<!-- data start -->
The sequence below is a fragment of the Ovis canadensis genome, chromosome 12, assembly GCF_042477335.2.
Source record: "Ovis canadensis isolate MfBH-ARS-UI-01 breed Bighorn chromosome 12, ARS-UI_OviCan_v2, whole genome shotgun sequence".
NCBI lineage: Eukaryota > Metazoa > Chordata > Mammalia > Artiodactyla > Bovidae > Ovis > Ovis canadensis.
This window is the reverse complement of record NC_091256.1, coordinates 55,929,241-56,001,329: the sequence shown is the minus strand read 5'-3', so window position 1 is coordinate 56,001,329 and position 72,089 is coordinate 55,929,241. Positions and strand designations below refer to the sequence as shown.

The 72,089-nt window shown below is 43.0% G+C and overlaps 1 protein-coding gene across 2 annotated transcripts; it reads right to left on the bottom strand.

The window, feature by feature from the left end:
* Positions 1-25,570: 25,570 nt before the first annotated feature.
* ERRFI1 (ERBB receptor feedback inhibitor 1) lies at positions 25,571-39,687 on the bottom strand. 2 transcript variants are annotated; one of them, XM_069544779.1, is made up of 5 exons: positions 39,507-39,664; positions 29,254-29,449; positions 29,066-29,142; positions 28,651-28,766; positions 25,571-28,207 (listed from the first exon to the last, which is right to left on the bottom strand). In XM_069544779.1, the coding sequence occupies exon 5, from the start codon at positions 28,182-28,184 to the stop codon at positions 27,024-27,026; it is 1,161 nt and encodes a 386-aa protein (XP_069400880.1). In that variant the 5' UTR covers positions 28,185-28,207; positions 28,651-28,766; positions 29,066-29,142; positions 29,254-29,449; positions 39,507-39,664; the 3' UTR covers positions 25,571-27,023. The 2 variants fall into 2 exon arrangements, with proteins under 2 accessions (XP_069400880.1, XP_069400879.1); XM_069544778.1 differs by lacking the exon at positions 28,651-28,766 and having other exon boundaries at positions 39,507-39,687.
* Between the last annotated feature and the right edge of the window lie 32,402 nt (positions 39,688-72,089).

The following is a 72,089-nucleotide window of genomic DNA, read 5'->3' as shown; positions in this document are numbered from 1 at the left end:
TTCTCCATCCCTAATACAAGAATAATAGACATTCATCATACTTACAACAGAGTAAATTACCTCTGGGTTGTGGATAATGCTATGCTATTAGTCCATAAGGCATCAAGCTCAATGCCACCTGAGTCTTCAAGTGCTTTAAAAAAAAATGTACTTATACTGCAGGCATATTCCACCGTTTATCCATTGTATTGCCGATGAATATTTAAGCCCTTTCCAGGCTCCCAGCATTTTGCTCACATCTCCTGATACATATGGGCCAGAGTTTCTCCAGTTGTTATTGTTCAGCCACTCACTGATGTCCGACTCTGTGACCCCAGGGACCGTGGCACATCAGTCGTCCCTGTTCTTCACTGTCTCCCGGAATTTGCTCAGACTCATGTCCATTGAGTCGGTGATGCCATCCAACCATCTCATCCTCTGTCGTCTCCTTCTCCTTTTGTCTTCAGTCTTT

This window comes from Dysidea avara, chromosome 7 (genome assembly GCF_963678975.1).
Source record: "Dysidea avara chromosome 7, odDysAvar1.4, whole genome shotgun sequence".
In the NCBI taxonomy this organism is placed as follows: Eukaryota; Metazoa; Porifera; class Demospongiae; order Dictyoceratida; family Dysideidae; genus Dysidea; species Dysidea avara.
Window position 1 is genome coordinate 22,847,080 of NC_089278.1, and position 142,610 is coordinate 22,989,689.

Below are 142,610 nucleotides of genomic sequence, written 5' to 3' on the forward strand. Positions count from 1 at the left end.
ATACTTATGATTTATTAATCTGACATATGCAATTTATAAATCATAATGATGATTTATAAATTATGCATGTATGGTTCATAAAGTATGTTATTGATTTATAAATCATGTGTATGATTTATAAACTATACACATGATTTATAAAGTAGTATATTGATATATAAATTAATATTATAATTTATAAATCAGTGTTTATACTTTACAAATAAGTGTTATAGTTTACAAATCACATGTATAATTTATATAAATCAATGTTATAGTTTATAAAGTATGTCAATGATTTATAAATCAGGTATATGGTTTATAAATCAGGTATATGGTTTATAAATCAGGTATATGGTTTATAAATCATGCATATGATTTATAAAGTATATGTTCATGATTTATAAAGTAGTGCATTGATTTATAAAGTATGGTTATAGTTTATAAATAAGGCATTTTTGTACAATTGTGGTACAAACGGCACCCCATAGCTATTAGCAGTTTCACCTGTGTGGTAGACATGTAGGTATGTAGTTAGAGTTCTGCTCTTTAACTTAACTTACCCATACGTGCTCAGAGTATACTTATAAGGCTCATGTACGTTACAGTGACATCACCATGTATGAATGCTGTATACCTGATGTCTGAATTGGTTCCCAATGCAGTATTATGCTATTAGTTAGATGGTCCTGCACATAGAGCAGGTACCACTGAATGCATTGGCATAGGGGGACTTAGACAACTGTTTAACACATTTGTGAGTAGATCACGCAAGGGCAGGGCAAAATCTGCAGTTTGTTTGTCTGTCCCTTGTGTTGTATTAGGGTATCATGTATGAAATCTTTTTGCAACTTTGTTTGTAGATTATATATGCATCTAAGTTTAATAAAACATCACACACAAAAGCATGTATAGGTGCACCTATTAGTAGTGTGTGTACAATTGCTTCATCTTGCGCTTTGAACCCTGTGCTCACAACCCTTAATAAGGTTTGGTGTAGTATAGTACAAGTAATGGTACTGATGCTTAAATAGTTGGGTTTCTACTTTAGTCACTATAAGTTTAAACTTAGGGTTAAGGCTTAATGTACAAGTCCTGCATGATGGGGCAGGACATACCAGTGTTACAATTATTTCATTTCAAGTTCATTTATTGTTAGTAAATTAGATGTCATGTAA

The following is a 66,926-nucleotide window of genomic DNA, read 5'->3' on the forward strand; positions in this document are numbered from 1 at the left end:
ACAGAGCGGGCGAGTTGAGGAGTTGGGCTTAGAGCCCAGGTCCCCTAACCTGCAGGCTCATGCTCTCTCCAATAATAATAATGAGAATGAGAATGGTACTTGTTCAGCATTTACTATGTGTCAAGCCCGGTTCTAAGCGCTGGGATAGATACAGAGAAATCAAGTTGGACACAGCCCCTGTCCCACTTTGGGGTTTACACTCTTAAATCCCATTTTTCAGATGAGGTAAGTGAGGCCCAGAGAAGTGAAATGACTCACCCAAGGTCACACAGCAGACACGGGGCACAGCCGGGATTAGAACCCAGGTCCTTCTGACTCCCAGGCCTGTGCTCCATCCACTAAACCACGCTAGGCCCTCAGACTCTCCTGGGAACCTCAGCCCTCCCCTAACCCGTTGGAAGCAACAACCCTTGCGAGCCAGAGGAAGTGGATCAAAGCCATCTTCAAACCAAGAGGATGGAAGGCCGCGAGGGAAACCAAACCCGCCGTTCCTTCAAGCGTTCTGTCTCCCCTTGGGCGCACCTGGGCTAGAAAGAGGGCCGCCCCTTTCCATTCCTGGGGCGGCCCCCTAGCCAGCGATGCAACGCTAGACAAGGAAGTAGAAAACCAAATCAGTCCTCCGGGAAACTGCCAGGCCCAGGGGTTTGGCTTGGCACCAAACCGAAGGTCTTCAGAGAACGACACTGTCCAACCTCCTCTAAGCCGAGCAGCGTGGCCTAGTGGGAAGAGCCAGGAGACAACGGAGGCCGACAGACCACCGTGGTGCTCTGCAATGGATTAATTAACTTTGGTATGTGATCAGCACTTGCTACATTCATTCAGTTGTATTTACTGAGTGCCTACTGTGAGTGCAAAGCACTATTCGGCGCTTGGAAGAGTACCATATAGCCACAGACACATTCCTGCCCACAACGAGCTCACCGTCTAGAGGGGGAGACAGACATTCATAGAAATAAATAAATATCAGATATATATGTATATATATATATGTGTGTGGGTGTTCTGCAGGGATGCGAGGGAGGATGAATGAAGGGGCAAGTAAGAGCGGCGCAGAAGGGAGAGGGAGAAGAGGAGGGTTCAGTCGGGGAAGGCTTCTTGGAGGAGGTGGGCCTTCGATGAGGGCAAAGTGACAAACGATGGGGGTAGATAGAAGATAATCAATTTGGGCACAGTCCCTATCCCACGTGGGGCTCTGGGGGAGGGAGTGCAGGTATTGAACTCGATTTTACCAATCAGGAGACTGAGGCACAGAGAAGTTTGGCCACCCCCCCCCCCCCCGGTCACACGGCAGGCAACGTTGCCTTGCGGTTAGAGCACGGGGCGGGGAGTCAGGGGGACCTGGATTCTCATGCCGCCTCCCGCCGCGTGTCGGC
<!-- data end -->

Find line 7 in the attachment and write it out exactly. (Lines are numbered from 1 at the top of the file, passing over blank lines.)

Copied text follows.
* Positions 1-25,570: 25,570 nt before the first annotated feature.